In the United States, the extent to which ethical concerns impact dairy and non-dairy consumption can be seen in the percentage of consumers who cite animal cruelty as their reason for avoiding dairy, the impact of animal abuse exposés on grocers and consumers, and the ethical/environmental dilemma posed by dairy alternatives. Twenty percent of consumers avoid dairy because of concerns relating to animal rights and animal cruelty. Videos of suffering calves have prompted grocers to pull dairy products off shelves and consumers to switch to dairy substitutes.


  • Issues relating to animal rights or animal cruelty are one of the reasons consumers in the United States avoid dairy. Twenty percent of consumers in the country avoid dairy because of animal rights or cruelty issues.
  • Animal rights or cruelty issues are the sixth most common reason for dairy avoidance. They rank behind lactose intolerance (35%), dairy sensitivity or allergy (28%), growth hormone avoidance (24%), saturated fat consumption reduction (24%), and aging-related reasons, but they rank ahead of antibiotic avoidance (18%) and environmental reasons (15%).
  • Animal rights or cruelty issues as a reason for dairy avoidance are more common among younger consumers than among older consumers. Older consumers are more inclined to cite health or nutrition as their reason for avoiding dairy.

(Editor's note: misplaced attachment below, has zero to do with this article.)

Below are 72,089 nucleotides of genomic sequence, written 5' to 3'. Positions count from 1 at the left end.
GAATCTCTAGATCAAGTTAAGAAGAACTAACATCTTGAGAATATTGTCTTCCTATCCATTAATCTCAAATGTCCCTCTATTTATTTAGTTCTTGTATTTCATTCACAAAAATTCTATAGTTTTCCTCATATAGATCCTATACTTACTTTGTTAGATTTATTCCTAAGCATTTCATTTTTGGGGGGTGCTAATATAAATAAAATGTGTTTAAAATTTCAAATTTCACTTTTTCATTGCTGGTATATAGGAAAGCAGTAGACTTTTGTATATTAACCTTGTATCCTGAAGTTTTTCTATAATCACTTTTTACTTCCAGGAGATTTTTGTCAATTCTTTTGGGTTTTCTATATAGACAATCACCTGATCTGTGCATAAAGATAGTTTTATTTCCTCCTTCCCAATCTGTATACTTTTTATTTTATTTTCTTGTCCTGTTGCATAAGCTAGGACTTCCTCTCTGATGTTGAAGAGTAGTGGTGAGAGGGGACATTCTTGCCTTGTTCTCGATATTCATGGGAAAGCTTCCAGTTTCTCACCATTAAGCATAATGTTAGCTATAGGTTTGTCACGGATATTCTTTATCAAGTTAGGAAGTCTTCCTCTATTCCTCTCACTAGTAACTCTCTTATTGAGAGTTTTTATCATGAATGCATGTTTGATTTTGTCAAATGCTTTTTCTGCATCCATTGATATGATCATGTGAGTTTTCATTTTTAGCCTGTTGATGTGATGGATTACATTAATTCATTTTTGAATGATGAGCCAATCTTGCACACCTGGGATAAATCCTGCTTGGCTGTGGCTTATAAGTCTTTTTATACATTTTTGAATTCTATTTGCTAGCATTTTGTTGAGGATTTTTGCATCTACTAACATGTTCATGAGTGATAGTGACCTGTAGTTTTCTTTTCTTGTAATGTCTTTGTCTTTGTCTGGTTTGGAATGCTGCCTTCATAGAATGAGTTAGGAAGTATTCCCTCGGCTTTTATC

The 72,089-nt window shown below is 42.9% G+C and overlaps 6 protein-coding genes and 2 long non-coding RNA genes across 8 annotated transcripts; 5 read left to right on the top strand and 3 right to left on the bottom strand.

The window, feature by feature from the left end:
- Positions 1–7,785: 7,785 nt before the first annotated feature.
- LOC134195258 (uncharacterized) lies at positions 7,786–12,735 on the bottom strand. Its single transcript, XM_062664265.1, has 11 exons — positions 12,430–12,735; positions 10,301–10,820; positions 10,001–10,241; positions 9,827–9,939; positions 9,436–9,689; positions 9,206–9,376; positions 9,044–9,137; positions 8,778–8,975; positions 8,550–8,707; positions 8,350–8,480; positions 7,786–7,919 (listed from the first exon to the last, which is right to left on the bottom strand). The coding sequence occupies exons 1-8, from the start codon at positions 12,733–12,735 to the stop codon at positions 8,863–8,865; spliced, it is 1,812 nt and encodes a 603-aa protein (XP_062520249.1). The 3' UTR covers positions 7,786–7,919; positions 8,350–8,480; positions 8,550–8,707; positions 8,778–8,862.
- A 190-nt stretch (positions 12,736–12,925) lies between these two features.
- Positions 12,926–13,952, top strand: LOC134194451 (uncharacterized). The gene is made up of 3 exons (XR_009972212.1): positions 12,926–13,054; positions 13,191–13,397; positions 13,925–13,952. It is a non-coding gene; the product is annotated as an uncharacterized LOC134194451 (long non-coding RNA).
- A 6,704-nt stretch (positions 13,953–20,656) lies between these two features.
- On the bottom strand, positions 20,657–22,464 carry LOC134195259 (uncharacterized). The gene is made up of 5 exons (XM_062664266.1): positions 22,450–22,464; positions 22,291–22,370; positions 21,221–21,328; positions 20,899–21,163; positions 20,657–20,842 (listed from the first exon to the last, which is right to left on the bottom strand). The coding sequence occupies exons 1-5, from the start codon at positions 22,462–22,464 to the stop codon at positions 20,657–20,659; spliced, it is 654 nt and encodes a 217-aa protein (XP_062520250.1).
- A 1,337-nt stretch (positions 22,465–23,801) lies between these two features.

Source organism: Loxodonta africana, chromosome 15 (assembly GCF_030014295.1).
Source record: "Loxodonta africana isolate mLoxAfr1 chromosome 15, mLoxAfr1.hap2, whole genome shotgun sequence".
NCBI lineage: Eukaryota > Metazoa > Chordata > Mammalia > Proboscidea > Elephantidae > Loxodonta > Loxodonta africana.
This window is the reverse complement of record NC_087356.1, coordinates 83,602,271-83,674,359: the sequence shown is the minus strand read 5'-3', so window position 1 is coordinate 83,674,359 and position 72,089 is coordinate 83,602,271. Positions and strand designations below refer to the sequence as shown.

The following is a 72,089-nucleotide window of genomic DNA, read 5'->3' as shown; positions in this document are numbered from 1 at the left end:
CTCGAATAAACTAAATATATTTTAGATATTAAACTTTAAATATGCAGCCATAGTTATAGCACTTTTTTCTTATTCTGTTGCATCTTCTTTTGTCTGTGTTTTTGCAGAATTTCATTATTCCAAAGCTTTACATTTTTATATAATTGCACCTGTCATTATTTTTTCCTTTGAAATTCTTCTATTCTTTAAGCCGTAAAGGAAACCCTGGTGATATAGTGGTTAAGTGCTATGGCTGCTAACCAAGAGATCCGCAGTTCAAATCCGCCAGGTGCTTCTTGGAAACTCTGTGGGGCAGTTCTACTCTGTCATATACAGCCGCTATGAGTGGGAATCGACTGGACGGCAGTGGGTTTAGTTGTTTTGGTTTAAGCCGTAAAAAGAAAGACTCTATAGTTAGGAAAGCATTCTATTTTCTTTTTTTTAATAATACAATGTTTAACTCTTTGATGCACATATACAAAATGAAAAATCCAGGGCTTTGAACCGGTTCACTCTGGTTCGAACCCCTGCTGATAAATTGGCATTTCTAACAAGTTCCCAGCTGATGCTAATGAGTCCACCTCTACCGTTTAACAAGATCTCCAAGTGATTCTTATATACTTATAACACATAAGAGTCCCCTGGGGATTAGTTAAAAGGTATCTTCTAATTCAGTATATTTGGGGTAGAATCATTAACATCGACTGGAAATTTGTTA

• Millennials and Gen Zers are more inclined to cite animal welfare as their reason for purchasing dairy alternatives. As opposed to 19% of Gen Xers, 14% of Boomers, and 8% of the Silent Generation, 40% of Millennials and 35% of Gen Zers cite animal welfare concerns as their reason for purchasing dairy alternatives.
  • Animal welfare concerns are contributing to the growth of the dairy alternatives category. Since 2012, sales of non-dairy milk in the country have continuously increased, while sales of dairy milk have continuously decreased.


  • Videos and images of animal abuse have recently surfaced, and an article published by the Chicago Tribune notes that "the images of suffering cows could be the final straw that pushes some people toward dairy alternatives now that there are so many to choose from."
  • This is despite the comment of Caleb Bryant, a senior beverage analyst at Mintel, that he doubts that the dairy industry, as a whole, will be significantly impacted by the publication of these videos and images. According to Bryant, digestive health is the main reason behind dairy alternative consumption.
  • Perhaps the most prominent of these videos and images was the undercover video of animal abuse at Fair Oaks Farms in Indiana. Fair Oaks Farms, a large dairy supplier, has been touting animal welfare in its marketing materials, yet a video of its calves being kicked, dragged, and hit by workers has surfaced. Both Fair Oaks and its client Fairlife have been affected by the release of this video.
  • Graphic images in this video, which were captured in 2018 by Animal Recovery Mission (ARM), an animal rights group, prompted grocers in the Midwest to pull Fairlife Dairy products from shelves. According to ARM, "calves were stabbed and beaten with steel rebars, hit in the mouth and face with hard plastic milking bottles, kneed in the spine, burned in the face with hot branding irons, subjected to extreme temperatures, provided with improper nutrition, and denied medical attention."